A Member of The Association of Graveyard Rabbits

Friday, 25 June 2010

Anchors



On my recent trip to the cemetery at Southend-on-Sea, I noticed quite a few Anchor memorials, in fact I noticed more here than perhaps you would see elsewhere.
At the time, I just assumed that as we were by the coast, there would for obvious reasons, be a larger number of sea-faring folk buried here and the Anchor would represent their connection with the sea.
I have since found out, that the Anchor is a symbol of Hope and assurance that the person awaits safely in heaven.


However, I did find a Master Mariners grave........


that belongs to Master Mariner John Page, whose headstone says that he died 'of pneumonia after only three days of illness' at the age of 55 years on 2nd April 1900.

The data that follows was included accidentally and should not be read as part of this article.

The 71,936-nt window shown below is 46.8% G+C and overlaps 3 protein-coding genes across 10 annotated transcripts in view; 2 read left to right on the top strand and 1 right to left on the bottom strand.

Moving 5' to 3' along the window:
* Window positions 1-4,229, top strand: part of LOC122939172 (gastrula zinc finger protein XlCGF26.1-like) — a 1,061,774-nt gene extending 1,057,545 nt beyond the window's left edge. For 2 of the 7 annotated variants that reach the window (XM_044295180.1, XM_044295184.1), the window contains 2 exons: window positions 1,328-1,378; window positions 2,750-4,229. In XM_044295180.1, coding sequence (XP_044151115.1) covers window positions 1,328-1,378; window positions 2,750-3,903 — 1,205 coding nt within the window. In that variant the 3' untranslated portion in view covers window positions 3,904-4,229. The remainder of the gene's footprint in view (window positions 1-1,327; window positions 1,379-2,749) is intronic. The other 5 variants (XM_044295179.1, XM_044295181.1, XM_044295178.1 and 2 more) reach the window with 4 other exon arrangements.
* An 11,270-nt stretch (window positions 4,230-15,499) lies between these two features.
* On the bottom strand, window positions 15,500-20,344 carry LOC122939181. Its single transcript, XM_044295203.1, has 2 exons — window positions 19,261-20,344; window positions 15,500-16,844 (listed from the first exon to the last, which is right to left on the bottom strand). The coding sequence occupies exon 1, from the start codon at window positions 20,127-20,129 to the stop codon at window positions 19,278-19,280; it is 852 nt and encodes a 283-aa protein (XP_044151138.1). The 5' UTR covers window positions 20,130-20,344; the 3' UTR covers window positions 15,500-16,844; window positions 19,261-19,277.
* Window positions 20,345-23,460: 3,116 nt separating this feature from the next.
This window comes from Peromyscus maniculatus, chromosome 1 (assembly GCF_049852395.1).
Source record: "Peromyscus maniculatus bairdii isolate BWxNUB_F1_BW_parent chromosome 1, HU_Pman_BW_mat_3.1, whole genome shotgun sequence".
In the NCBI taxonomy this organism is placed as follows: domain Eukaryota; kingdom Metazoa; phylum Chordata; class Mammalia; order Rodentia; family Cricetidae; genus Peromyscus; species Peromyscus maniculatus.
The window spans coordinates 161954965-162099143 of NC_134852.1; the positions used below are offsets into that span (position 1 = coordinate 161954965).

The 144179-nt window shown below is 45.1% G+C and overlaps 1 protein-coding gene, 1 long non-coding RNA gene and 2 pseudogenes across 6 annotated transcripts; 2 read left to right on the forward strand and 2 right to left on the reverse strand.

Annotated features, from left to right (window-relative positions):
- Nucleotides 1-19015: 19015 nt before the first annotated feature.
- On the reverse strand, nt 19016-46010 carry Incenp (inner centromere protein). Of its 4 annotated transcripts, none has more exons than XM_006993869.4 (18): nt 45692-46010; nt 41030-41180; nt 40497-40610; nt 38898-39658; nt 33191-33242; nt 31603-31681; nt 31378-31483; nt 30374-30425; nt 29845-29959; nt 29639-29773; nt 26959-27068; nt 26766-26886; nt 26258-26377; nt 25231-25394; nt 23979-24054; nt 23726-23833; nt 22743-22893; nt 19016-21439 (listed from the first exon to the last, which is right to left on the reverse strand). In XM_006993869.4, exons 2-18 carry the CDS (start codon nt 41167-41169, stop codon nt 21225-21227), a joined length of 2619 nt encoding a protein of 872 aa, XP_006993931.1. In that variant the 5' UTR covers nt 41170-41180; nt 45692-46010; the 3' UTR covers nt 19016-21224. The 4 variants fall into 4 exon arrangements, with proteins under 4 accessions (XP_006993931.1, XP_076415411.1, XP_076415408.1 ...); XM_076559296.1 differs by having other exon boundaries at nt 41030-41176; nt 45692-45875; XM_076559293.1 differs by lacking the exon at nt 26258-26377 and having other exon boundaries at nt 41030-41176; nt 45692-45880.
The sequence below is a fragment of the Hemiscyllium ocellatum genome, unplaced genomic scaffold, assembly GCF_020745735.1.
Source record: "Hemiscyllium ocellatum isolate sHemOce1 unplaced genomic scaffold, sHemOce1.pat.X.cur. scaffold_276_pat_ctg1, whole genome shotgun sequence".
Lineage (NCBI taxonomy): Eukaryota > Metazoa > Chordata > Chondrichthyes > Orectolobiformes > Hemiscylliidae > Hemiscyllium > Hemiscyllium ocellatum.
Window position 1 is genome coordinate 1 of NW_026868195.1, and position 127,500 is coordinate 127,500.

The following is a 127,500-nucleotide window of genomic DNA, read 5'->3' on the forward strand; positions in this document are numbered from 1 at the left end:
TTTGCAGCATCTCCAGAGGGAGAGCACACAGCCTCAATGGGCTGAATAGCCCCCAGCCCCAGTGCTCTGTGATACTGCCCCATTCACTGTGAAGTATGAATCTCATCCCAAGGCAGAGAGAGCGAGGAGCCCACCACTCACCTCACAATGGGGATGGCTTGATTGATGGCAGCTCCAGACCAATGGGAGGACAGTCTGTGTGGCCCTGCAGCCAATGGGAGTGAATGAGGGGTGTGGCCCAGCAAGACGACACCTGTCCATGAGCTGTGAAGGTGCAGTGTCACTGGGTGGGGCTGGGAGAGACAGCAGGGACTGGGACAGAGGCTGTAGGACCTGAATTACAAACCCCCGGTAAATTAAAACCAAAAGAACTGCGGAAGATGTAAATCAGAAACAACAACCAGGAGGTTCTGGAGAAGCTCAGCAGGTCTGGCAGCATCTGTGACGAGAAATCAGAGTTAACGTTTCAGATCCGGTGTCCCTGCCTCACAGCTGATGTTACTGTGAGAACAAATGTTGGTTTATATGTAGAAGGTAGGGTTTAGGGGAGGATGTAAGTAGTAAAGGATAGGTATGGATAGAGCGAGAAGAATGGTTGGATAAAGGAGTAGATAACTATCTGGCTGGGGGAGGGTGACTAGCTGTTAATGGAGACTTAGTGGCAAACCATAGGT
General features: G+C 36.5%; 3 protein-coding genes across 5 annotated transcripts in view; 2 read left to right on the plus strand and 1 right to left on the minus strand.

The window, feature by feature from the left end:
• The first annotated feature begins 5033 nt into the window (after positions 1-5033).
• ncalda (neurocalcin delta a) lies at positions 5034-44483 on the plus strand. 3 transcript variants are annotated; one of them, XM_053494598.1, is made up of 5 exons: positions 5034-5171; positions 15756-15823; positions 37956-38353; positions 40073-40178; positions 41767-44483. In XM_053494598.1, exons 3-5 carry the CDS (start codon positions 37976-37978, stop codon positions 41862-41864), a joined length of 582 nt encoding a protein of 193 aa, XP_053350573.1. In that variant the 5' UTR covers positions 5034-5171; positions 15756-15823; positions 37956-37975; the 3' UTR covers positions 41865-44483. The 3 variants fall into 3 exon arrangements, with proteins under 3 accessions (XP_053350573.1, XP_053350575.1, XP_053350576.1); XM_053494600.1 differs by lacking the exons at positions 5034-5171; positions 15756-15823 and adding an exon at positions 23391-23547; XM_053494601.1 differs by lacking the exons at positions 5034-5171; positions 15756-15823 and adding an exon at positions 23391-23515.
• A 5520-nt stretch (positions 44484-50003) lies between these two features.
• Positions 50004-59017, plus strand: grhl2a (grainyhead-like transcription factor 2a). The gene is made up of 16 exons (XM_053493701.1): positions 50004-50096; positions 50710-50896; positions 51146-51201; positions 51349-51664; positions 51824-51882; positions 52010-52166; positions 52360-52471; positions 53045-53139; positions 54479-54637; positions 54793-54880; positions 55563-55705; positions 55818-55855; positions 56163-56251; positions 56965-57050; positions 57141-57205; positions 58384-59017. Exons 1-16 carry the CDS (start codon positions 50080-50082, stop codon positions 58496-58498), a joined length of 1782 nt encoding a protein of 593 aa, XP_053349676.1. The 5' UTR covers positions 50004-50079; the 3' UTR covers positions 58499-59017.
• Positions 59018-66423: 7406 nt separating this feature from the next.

The Anchor above is in memory of Ronald James Hockley, who lost his life on board P&O S.S. Baradine in Syndey Harbour on 26th Sept 19?? aged 18 years.
The S.S Baradine was a secondary one-class service to Australia via Cape Town and offered departures every two weeks. By 1926, the third class emigrant trade was collapsing, and in 1929 the route via Capetown was abandoned. The ship was scrapped in 1936 after only 15 years in service.
Was poor Ronald a passenger or a member of the crew ?


Another Anchor below is for William George ( Boy ) Chorvil, born 15th Aug. 1915 who died aged 8 years on 21st Jan. 1923 and also his twin sister, Marjorie Florence Chorvil who died aged 17 years on 7th March 1932. Her epitaph says that she 'Attained her desire' - 'God rest their sweet souls'  












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